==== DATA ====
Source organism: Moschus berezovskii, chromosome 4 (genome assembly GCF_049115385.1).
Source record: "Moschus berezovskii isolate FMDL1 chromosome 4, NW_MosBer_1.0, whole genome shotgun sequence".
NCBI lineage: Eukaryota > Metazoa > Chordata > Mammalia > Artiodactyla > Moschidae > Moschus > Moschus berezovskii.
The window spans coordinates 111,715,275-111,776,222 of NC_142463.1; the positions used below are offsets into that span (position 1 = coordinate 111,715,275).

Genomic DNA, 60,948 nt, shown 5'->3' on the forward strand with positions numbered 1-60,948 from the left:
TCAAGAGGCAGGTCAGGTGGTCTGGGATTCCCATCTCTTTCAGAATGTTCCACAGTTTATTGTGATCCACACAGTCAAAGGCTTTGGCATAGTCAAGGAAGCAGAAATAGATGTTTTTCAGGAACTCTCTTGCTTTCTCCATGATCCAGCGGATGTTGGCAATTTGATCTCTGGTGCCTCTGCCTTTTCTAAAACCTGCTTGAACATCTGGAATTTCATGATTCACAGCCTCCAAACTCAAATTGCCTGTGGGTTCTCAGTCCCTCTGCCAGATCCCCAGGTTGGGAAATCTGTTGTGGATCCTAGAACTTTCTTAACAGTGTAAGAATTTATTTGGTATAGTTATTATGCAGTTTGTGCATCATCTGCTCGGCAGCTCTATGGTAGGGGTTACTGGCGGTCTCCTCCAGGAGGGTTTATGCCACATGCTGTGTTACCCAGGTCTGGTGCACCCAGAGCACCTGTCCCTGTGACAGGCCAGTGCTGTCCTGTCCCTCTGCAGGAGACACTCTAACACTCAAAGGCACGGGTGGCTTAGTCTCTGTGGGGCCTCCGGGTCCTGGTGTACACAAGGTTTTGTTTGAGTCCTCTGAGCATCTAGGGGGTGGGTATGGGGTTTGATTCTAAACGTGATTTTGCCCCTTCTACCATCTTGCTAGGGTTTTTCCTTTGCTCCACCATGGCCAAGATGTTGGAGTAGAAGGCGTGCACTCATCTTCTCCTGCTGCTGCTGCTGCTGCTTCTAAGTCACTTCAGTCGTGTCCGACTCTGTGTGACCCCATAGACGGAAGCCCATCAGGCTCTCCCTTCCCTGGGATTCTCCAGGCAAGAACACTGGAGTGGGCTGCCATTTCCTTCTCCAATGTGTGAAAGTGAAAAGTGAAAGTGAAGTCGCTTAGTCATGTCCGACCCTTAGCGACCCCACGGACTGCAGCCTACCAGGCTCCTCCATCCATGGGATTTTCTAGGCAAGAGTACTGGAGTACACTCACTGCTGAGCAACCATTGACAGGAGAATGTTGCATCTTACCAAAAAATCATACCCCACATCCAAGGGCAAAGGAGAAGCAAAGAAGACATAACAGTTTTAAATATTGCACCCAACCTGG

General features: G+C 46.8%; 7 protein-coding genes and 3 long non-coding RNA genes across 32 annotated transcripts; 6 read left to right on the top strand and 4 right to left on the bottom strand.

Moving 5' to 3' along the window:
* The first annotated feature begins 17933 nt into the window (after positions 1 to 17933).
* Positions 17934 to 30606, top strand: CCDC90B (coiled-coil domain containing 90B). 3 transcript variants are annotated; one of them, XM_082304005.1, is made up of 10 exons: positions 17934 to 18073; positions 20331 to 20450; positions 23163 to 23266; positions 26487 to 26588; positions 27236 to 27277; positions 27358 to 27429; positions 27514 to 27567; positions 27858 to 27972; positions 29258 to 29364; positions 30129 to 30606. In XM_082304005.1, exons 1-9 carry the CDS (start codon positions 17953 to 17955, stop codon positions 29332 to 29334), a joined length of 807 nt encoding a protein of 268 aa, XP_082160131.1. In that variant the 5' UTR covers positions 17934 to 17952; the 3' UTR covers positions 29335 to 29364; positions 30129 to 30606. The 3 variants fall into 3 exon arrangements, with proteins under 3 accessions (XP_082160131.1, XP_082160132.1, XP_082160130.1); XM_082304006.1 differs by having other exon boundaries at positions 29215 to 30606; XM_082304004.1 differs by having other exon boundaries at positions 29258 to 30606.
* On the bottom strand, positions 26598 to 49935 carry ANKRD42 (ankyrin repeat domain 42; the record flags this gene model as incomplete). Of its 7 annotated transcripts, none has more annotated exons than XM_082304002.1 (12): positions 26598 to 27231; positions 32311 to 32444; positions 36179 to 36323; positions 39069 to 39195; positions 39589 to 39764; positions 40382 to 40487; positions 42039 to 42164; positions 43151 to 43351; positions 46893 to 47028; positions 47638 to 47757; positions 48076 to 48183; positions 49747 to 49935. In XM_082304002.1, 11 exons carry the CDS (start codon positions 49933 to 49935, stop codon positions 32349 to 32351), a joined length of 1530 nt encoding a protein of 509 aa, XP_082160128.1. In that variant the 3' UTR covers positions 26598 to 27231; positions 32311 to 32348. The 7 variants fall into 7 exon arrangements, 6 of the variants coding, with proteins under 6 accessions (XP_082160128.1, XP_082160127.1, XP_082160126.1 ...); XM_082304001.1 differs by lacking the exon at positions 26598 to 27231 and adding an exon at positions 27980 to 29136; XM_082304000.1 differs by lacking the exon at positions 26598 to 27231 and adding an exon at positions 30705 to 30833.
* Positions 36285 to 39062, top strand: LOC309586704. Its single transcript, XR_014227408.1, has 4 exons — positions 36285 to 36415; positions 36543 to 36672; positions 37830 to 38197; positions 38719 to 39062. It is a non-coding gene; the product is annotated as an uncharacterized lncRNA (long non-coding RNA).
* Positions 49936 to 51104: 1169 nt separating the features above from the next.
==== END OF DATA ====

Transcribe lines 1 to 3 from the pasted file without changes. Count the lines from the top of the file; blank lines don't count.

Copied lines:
Source organism: Moschus berezovskii, chromosome 4 (genome assembly GCF_049115385.1).
Source record: "Moschus berezovskii isolate FMDL1 chromosome 4, NW_MosBer_1.0, whole genome shotgun sequence".
NCBI lineage: Eukaryota > Metazoa > Chordata > Mammalia > Artiodactyla > Moschidae > Moschus > Moschus berezovskii.